What is the Future of CBDs….? Central Social Districts.

This evening I was a guest at the Planning Institute Australia’s Gold Coast event, “Our New CBD…. Embrace the Opportunity.”

I joined three other Panelists to share a view on the creation of Gold Coast City’s CBD and answer questions on what this means for our growth as a city.  

What was I doing there!??!  

Well, I was the wildcard.  The voice of another side….. the lone creative marketer standing in a room of planners, architects and city officials.  I was very afraid. 

Here’s the snapshot of what I said:

The Gold Coast Has The Opportunity To Create A CBD Like No Other In Australia.  

The opportunity presents itself because the Gold Coast, as a linear city, has never really had a designated CBD.  Certain areas have claimed it…. or positioned to claim it… Robina, Varsity Lakes, Broadbeach or Surfers Paradise but none have really owned it and until now there has never been a planned CBD.

Now there is.  It’s certain and the planning scheme over it provides around 150 – 200 years of development supply in a flexible and market responsive manner.  This is an opportunity like no other in Australia. 

We must ask the question, “What does a CBD look like in 50, 100, 150+years?  Who will work in it and what will they do? Does it look the same as it does today?”  

I doubt it. 

The CBD of the future….. probably isn’t a CBD – a Central Business District. 

It probably acts more like a Central Social District.   And, this is what the Gold Coast City Heart needs to act like. 

Why?  Well, there are three reasons. 

1.  We Don’t Work Like We Used To

The digital disruption to our 21st century lives means we’re a far more transient workforce than ever before.  It means we collaborate a lot, we innovate, we create and want work spaces that support this new way of working.   The days of the set office (or even desk) may well be gone.  We move about, do this project, that project – work with this team, that team.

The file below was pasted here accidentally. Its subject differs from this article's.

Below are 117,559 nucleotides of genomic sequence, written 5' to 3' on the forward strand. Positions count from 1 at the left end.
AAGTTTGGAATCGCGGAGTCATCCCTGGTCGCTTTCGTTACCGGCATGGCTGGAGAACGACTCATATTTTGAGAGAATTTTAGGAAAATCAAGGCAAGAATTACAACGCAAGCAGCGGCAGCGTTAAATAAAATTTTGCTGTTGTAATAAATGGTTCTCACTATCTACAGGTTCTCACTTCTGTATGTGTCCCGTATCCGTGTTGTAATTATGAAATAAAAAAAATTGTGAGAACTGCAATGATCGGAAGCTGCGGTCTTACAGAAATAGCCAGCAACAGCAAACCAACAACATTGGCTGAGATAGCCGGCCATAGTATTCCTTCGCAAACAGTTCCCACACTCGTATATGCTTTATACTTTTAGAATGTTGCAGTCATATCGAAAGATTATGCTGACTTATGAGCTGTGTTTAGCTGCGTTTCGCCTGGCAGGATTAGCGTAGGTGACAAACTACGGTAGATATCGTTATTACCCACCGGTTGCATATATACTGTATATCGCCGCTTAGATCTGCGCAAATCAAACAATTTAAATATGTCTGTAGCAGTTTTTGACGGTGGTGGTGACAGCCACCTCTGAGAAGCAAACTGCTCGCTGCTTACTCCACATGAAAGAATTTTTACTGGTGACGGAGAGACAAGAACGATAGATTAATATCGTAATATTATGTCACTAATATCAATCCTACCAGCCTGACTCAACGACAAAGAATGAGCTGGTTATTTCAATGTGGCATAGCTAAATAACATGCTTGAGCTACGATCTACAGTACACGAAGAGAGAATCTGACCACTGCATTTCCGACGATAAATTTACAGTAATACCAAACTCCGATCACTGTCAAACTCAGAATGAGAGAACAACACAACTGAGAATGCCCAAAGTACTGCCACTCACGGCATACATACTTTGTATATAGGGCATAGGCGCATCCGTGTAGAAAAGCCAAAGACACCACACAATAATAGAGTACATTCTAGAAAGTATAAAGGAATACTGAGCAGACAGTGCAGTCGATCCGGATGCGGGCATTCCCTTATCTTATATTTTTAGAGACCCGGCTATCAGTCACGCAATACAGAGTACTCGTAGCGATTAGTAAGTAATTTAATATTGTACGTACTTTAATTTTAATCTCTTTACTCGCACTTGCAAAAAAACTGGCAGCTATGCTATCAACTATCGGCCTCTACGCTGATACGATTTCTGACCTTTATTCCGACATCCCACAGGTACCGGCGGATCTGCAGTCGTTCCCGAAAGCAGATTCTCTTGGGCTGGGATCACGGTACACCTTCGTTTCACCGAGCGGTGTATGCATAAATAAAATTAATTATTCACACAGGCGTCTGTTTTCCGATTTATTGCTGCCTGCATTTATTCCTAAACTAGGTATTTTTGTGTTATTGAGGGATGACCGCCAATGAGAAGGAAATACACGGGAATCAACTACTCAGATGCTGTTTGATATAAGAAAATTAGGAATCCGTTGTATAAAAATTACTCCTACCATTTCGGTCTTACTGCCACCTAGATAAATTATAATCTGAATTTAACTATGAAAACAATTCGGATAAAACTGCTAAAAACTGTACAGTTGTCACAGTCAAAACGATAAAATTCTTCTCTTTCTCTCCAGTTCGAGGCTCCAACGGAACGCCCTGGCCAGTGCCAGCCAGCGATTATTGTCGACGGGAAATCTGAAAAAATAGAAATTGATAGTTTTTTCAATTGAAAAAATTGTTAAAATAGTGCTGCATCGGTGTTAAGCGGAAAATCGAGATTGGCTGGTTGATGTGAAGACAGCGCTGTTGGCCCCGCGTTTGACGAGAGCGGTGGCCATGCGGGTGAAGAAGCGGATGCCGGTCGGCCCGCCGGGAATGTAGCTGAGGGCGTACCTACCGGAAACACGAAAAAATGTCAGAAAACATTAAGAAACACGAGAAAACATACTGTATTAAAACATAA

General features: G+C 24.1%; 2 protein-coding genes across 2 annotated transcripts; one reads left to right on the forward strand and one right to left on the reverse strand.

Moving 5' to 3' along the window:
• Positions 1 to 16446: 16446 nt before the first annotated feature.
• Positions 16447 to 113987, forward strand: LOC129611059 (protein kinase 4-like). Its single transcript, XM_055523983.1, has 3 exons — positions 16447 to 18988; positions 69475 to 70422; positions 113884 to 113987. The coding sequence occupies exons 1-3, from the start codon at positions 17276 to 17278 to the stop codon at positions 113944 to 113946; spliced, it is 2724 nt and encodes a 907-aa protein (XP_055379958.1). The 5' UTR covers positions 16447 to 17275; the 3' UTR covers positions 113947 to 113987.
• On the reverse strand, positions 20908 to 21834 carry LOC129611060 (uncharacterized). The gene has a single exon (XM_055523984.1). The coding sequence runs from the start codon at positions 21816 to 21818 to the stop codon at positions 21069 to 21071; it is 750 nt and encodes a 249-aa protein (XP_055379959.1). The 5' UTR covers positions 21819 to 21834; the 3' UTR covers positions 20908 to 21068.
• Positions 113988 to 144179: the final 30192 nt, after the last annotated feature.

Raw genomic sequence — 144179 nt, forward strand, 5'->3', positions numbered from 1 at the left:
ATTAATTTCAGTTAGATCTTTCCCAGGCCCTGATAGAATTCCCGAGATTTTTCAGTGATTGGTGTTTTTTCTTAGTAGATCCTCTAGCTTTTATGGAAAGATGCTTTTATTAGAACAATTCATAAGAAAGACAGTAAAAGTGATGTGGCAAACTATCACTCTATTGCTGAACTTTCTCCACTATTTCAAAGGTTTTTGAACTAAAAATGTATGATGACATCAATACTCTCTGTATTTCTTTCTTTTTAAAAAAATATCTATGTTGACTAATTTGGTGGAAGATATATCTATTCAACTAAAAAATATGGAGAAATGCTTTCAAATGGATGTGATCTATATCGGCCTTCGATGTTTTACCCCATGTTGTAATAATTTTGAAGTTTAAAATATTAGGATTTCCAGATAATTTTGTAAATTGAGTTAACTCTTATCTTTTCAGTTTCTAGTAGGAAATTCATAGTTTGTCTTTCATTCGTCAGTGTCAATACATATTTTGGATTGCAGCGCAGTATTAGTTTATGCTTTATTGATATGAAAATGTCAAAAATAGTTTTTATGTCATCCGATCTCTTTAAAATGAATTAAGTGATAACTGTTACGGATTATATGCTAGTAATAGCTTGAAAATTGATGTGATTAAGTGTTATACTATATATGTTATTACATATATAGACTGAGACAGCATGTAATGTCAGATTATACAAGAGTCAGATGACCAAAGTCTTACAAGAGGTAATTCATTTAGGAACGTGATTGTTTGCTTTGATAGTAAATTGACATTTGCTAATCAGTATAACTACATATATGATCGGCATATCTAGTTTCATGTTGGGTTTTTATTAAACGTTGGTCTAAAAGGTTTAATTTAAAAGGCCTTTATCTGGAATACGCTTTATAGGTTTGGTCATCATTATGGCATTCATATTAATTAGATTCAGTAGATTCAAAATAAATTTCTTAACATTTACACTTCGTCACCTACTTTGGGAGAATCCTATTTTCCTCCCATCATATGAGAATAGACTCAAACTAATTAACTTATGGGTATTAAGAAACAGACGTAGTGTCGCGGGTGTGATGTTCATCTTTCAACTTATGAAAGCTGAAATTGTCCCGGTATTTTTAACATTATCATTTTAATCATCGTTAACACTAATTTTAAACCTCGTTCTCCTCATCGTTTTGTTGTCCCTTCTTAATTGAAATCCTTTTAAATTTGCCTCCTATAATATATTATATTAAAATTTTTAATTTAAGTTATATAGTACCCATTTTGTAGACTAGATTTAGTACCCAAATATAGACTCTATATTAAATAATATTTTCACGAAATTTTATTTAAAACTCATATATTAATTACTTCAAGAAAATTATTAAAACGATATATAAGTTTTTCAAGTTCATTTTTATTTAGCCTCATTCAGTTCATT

We are mobile!  We are more ’social’ than ever before.  Just look in your pocket, briefcase or satchel; there is probably a smartphone, tablet and laptop staring back at you.

This is a tectonic shift in the work culture of the post-modern knowledge worker. 

This new economy is the Social Economy.  

Therefore, we can’t afford to design a central business district like we would in the 20th Century.

The heart of Gold Coast City needs to be social, because this is the heart of the 21st Century worker. 

The Gold Coast is the capital of small business and entrepreneurship, this ought to be a cinch for our city to deliver this style of work. 

2.  A CBD Is No Longer About Business

The suburbs have reinvented themselves over the last 30 years.  And, they’re darn good competition to most CBDs.  

Today’s ‘burbs (when done well) are funky little villages with coffee shops and business opportunities.  Gone are the days of the post war suburban treks into the CBD for the vast majority of the workforce. 

In fact, Urban Economics published a report earlier in 2013 which states that 4 out 5 jobs are not in the CBD, they’re in the suburbs.  A CBD really only represents around 10 – 15% of a city’s workforce.  

What’s a CBD about if more than 80% of businesses are not there?  They’re about connecting.  They’re social hubs which provide health, entertainment, retail, government services and cultural activities. 

The heart of the city is a social space. 

3.  CBDs Need to Be Liveable More Than They Are Workable